The story on this side of the pond is actually rather different in many ways. The primary reason for these differences seems to boil down to the fact that traditionally the American’s viewed addiction as a sin, whereas the British viewed it as a sickness.

In the UK, for the first half of the 20th century, we separated the medical treatment of dependent drug users from the punishment of unregulated use and supply. Under this policy, drug use remained rather low and stable, with relatively little recreational use and few dependent users.

Those that were deemed to be dependant were prescribed their drugs by their doctors as part of their treatment. This compassionate and sensible approach lasted for decades up to the 1960’s when drug use was increasingly criminalised and consumers stigmatised, perhaps in direct response to the rise of recreational drug consumption in the youth and counter-culture in 1960’s Britain.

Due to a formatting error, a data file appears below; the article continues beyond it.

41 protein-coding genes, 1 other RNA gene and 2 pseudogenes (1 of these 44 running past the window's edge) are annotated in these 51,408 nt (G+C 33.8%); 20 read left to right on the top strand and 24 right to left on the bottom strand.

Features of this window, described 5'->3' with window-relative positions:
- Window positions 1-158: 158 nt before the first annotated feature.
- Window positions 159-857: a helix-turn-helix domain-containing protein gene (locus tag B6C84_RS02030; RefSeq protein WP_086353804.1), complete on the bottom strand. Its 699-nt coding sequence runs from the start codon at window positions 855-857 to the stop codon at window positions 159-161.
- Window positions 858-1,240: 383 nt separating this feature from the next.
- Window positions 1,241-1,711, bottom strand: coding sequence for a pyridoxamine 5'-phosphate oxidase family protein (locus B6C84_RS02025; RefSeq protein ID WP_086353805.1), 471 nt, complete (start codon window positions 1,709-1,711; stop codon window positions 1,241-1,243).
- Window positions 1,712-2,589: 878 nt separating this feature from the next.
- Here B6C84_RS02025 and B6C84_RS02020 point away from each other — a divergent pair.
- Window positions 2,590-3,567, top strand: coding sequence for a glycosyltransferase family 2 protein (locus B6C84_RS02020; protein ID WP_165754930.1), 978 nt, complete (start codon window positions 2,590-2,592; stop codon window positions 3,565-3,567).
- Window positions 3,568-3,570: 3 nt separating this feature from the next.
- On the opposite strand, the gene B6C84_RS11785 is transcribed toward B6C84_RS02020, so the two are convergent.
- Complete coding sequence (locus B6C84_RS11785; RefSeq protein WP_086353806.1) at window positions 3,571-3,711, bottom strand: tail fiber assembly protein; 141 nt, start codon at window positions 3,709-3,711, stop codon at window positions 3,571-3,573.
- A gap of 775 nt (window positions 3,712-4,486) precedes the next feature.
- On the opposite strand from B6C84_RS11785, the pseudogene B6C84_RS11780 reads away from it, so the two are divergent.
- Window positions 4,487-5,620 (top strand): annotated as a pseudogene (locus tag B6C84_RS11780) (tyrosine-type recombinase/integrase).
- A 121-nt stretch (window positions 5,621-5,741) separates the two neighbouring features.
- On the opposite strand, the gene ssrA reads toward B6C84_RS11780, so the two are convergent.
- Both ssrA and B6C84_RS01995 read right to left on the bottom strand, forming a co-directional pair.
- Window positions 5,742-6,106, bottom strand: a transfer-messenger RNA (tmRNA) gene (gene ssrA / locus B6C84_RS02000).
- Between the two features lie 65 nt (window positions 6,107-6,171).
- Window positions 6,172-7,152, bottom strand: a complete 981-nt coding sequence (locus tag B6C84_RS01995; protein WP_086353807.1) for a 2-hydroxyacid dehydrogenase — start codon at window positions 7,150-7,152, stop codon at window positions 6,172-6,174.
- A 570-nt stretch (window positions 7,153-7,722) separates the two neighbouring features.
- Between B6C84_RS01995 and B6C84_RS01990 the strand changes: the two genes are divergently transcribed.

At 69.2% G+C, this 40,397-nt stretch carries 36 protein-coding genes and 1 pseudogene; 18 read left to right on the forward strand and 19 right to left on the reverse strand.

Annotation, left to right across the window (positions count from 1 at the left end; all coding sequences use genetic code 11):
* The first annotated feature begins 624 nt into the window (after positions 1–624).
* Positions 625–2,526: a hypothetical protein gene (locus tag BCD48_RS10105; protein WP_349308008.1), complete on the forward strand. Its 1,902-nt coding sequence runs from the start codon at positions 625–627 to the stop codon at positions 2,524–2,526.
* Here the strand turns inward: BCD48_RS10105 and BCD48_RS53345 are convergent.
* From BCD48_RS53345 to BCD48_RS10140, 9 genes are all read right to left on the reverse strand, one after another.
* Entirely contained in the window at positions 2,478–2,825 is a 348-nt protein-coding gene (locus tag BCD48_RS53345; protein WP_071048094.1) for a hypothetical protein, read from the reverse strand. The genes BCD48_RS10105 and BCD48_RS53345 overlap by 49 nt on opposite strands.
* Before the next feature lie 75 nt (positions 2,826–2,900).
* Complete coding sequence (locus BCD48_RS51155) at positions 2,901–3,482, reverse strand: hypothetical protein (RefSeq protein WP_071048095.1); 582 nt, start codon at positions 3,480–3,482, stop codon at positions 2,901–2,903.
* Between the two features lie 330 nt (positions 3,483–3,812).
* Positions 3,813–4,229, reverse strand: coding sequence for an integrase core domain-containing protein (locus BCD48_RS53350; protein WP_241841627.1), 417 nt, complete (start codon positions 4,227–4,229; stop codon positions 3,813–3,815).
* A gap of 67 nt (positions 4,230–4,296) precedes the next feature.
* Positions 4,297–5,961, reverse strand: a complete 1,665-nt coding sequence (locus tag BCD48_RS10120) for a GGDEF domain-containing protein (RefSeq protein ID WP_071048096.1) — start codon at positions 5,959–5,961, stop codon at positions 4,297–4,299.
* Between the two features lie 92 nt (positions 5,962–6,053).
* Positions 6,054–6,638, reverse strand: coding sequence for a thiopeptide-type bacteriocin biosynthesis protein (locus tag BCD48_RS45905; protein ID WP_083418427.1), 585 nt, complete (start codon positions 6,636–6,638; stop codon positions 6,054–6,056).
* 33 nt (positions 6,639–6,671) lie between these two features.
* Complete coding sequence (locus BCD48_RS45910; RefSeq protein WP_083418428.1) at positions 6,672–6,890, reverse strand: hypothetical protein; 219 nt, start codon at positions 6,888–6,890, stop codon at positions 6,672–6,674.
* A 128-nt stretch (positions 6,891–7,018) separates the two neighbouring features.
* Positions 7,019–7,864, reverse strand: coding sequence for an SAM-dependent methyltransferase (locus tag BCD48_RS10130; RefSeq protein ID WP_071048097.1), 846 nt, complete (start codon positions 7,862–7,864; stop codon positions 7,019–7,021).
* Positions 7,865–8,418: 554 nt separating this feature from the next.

Our laws were actually rather unique – until 1916 drug use wasn’t really controlled at all in the UK. However, it was the concern over British troops returning from WW1 that seemed to have been the trigger for the criminalisation of the distribution of morphine, cocaine, and later cannabis in the UK.

To get an idea of why there may be such concern, consider that it was not only possible but popular to buy heroin and cocaine packages that you could send to a loved one away at war.

However, addicts in the UK could be prescribed their drug and avoid criminalisation in what became known as “The British System”